Brief History Of Lesotho
Lesotho is a landlocked country located in southern Africa. Beginning around 1822, present-day Lesotho was part of the kingdom of Chief Moshoeshoe I, who fought against other tribes to maintain its unity. British and Dutch colonists from nearby Cape Colony were influential in shaping the country, fighting over rights to the land for many years. In 1869, the Chief signed a treaty with England, ceding half of his kingdom to the country. Lesotho won its independence in 1966. This history of colonialism along with the history of the ruling indigenous class have shaped the culture of the country today. The languages spoken here reflect that history.
National And Official Languages Of Lesotho
Today, the national and official languages of Lesotho are English and Sesotho. These languages were nominated as such in 1966 at the time of the country’s independence. The distinction was further enforced by the 1993 Constitution which states that these two languages are official and that no transaction conducted in English or Sesotho may be declared invalid.
English is generally spoken in government offices and official business. For educational purposes, it becomes the language of secondary school after the 5th year of instruction. Being able to communicate in English is seen as a necessity for obtaining a job and for conducting business.
Sesotho, also known as Sotho, is the native language of the Basotho ethnic group. It belongs to the Sotho-Tswana subgroup of the larger Niger-Congo language family and is commonly referred to as a Bantu language. It is the language of instruction for primary education, which is the first four years of school. Although the country encourages bilingualism, many individuals are only able to complete primary school and do not go on to learn English. Estimates suggest that between 85% and 90% of the population speaks Sesotho as a first language and 59% of the adult population is literate in the language. Because of its widespread use, Sesotho is becoming more common in printed and broadcast media, religious services, and even politics.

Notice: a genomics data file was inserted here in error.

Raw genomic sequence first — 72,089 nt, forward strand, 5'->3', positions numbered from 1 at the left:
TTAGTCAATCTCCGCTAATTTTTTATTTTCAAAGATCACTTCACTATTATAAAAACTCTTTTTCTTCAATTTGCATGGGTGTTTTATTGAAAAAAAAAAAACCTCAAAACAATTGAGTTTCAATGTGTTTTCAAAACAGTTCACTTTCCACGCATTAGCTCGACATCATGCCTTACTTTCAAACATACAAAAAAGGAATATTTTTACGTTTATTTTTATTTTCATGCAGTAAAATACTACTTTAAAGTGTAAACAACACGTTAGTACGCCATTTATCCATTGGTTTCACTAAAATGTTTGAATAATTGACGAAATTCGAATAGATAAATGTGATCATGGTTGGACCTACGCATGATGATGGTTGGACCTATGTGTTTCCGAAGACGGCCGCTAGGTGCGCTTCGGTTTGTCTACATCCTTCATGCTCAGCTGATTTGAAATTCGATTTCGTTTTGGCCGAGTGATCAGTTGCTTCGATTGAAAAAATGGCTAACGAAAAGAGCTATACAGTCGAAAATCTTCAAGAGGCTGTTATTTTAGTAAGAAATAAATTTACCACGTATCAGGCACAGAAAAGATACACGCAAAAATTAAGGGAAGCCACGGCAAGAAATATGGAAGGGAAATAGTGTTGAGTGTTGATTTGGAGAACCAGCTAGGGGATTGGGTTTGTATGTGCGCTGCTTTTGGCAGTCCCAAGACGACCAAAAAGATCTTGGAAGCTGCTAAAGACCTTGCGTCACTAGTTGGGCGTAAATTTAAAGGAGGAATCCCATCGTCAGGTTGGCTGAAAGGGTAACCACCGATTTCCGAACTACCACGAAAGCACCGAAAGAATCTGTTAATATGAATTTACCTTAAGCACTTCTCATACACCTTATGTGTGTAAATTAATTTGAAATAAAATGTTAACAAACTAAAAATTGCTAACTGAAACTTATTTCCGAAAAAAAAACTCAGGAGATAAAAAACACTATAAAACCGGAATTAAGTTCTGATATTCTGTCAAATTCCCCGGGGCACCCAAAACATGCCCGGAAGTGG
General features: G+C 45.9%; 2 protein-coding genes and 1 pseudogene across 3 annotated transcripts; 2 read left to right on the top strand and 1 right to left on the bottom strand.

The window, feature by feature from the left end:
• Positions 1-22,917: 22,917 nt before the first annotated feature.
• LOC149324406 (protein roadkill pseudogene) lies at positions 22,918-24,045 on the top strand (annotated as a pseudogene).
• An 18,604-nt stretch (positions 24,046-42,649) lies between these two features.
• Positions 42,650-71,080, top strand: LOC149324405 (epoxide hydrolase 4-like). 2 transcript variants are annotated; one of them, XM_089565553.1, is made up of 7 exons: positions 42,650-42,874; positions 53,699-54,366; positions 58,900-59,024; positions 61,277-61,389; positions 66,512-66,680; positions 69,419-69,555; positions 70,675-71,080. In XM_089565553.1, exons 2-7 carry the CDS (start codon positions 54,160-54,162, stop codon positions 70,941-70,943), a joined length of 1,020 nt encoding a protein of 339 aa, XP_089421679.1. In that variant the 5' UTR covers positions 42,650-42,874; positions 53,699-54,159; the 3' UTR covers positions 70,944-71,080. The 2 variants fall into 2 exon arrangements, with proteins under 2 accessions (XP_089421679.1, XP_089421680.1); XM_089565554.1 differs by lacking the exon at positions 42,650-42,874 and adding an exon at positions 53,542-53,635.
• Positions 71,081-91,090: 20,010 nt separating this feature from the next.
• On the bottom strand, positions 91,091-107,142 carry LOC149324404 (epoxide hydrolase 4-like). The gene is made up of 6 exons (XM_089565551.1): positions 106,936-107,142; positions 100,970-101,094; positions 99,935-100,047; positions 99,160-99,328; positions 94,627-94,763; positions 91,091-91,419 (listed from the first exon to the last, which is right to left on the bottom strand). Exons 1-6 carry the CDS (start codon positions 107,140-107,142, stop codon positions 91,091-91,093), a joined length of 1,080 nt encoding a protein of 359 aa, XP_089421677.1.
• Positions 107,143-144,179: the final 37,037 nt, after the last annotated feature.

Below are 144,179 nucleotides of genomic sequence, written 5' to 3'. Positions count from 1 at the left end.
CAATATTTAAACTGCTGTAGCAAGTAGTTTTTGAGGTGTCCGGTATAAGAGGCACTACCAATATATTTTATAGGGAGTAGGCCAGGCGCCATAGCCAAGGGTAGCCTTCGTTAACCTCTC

Minority Languages Of Lesotho
The minority languages of Lesotho are Zulu, Phuthi, and Xhosa. Each of these is considered a Bantu language.
Zulu is the Zulu ethnic group's native language and is spoken by approximately 248,000 people in Lesotho. However, it is also spoken throughout Africa by a total of 12 million individuals.
Phuthi is considered an endangered language and is thought to have only 20,000 speakers in numerous communities along the border between Lesotho and South Africa. It is the native language of the Nguni indigenous peoples. Linguists believe that Sesotho and Xhosa have influenced Phuthi, although it possesses its unique grammar.
The Xhosa language is spoken by both the Amaxhosa and Amabhaca ethnic groups, who live in both Lesotho and South Africa. Approximately 600,000 people speak Xhosa in Lesotho. This language utilizes the phenomenon of click consonants.
Main Immigrant Languages Of Lesotho
The most common language of immigrants in Lesotho is Afrikaans, a West Germanic language that evolved out of the Dutch language subgroup. It is most commonly spoken in South Africa and Namibia. This language has been influenced by Bantu languages, Malay, Portuguese, and German, but maintains a vocabulary that is between 90% and 95% Dutch-based.